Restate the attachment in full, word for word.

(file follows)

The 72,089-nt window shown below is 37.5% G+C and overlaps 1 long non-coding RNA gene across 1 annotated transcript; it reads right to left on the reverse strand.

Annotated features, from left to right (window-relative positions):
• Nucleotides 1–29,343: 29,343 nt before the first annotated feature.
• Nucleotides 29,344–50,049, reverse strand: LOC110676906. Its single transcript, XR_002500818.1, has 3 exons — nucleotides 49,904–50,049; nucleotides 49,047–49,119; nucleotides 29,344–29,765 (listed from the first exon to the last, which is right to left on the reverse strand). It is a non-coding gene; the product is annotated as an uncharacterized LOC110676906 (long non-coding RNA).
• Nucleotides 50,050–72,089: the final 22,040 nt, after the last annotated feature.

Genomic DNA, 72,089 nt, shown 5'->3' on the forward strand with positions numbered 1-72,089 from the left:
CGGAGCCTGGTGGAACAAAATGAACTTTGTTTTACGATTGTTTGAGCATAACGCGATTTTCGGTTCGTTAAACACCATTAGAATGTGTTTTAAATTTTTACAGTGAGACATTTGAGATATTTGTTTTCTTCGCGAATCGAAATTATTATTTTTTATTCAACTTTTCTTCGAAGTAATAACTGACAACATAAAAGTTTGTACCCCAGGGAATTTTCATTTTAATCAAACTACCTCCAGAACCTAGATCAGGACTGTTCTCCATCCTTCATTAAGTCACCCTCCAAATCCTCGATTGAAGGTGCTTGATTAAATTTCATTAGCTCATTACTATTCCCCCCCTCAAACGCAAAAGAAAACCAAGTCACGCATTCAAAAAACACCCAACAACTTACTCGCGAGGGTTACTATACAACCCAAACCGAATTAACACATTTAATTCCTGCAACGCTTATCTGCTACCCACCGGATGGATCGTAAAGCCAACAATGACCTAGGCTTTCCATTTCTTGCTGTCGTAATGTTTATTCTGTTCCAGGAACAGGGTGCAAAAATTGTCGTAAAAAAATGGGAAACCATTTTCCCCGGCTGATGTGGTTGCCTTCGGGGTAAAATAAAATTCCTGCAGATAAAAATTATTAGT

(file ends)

The 72,089-nt window shown below is 37.5% G+C and overlaps 1 long non-coding RNA gene across 1 annotated transcript; it reads right to left on the reverse strand.

Annotated features, from left to right (window-relative positions):
• Nucleotides 1–29,343: 29,343 nt before the first annotated feature.
• Nucleotides 29,344–50,049, reverse strand: LOC110676906. Its single transcript, XR_002500818.1, has 3 exons — nucleotides 49,904–50,049; nucleotides 49,047–49,119; nucleotides 29,344–29,765 (listed from the first exon to the last, which is right to left on the reverse strand). It is a non-coding gene; the product is annotated as an uncharacterized LOC110676906 (long non-coding RNA).
• Nucleotides 50,050–72,089: the final 22,040 nt, after the last annotated feature.

Genomic DNA, 72,089 nt, shown 5'->3' on the forward strand with positions numbered 1-72,089 from the left:
CGGAGCCTGGTGGAACAAAATGAACTTTGTTTTACGATTGTTTGAGCATAACGCGATTTTCGGTTCGTTAAACACCATTAGAATGTGTTTTAAATTTTTACAGTGAGACATTTGAGATATTTGTTTTCTTCGCGAATCGAAATTATTATTTTTTATTCAACTTTTCTTCGAAGTAATAACTGACAACATAAAAGTTTGTACCCCAGGGAATTTTCATTTTAATCAAACTACCTCCAGAACCTAGATCAGGACTGTTCTCCATCCTTCATTAAGTCACCCTCCAAATCCTCGATTGAAGGTGCTTGATTAAATTTCATTAGCTCATTACTATTCCCCCCCTCAAACGCAAAAGAAAACCAAGTCACGCATTCAAAAAACACCCAACAACTTACTCGCGAGGGTTACTATACAACCCAAACCGAATTAACACATTTAATTCCTGCAACGCTTATCTGCTACCCACCGGATGGATCGTAAAGCCAACAATGACCTAGGCTTTCCATTTCTTGCTGTCGTAATGTTTATTCTGTTCCAGGAACAGGGTGCAAAAATTGTCGTAAAAAAATGGGAAACCATTTTCCCCGGCTGATGTGGTTGCCTTCGGGGTAAAATAAAATTCCTGCAGATAAAAATTATTAGT